[1]  "Sao Tome And Principe," International Religious Freedom Report for 2011, retrieved 4 March 2013.  http://www.state.gov/j/drl/rls/irf/religiousfreedom/index.htm?dlid=192749

 [2]  "Can Africa's Sao Tome and Principe be the next Cape Verde?," centreforaviation.com, 8 December 2011.  http://centreforaviation.com/analysis/can-africas-so-tome-principe-be-the-next-cape-verde-64236

 [3]  "Sao Tome and Principe," Joshua Project, retrieved 4 March 2013.  http://joshuaproject.net/countries.php?rog3=TP

 [4]  "Sao Tome and Principe Mission," www.adventistyearbook.org, retrieved 4 March 2013.  http://www.adventistyearbook.org/default.aspx?page=ViewAdmField&Year=9999&AdmFieldID=STPM

 [5]  "Sao Tome and Principe Mission (2011-Present)," www.adventiststatistics.org, retrieved 4 March 2013.  http://www.adventiststatistics.org/view_Summary.asp?FieldID=C10388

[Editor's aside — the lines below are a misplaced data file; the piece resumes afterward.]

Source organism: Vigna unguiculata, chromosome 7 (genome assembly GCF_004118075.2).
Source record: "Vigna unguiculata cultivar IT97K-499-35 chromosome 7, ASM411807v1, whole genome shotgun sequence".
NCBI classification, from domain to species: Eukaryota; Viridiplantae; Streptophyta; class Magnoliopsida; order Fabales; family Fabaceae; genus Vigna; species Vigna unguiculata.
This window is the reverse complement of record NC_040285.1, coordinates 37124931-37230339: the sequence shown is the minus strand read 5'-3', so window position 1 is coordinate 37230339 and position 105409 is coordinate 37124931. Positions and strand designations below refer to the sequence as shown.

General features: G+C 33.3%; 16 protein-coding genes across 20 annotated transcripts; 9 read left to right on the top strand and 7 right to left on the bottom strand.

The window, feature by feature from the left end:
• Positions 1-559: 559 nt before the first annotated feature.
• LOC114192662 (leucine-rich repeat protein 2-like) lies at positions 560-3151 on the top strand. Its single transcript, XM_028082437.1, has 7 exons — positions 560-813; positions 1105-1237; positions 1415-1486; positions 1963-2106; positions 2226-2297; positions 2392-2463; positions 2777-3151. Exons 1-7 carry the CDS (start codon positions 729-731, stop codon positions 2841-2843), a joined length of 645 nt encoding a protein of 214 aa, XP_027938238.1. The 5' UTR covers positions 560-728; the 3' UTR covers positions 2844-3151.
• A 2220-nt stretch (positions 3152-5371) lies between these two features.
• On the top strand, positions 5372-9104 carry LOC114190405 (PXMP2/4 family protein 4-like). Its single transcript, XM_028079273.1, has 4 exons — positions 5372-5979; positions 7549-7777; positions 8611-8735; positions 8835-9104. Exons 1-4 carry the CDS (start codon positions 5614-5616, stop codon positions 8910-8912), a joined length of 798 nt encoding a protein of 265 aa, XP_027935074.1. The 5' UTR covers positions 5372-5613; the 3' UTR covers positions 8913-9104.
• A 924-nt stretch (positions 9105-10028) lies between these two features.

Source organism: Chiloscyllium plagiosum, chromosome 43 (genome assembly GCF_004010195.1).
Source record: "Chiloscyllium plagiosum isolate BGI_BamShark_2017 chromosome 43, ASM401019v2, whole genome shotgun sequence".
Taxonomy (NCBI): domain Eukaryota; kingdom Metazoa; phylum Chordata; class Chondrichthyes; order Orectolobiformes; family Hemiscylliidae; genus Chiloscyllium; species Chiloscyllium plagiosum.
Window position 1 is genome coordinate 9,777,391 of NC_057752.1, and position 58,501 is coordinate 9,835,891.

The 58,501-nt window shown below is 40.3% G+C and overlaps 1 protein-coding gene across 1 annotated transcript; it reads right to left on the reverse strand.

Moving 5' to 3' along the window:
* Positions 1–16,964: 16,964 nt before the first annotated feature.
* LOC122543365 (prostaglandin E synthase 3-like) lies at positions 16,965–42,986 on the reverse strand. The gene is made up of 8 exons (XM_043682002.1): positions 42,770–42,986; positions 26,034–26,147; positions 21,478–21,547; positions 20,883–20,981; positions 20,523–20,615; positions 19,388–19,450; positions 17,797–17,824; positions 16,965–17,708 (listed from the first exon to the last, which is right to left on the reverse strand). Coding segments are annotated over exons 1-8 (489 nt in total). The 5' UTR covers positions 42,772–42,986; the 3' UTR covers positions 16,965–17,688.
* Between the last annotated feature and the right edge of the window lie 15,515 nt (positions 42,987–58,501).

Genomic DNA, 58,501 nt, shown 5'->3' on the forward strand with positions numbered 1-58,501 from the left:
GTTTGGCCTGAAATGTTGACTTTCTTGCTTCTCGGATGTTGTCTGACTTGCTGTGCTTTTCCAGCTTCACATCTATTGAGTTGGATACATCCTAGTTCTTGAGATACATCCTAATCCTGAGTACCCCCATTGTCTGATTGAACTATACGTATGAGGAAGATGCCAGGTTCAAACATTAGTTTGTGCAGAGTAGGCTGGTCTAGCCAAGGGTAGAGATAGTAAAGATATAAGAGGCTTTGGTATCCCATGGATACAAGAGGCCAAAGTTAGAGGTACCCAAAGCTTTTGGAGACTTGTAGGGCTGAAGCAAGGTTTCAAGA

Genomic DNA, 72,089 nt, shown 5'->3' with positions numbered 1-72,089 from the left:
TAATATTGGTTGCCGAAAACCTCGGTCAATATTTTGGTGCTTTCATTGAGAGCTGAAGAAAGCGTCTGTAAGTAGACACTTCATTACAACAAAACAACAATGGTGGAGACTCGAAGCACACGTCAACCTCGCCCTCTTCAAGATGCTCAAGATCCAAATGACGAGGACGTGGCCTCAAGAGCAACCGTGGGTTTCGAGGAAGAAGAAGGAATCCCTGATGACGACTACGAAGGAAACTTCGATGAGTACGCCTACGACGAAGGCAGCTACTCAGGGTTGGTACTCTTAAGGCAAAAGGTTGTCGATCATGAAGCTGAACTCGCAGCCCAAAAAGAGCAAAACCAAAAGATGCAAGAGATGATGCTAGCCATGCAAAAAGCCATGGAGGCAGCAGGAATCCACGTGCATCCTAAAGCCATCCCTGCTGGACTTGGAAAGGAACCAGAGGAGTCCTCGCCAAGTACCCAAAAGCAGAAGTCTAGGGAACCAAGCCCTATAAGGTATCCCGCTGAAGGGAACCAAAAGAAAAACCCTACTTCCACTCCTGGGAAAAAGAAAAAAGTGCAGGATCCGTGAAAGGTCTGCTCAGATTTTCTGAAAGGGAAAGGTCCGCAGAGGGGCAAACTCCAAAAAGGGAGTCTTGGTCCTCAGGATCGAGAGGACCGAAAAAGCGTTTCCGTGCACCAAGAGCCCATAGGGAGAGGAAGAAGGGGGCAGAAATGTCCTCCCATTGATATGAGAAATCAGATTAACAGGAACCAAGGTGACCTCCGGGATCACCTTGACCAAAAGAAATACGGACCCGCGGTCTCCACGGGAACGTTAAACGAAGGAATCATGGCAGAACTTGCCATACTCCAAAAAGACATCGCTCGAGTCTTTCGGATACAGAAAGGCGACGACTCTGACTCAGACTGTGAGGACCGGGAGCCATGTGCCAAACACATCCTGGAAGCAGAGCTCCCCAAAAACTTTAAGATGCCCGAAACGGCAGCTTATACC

[6]  "Nazarene Church Data Search," Church of the Nazarene, retrieved 4 March 2013.  http://app.nazarene.org/FindAChurch/results.jsp?n=&c=&y=TP&s=&z=&l=&SearchChoice=

 [7]  "The Baha'i Community of Sao Tome and Principe," www.bahai.org, retrieved 4 March 2013.  http://www.bahai.org/worldwide-community/national-communities/sao-tome-and-principe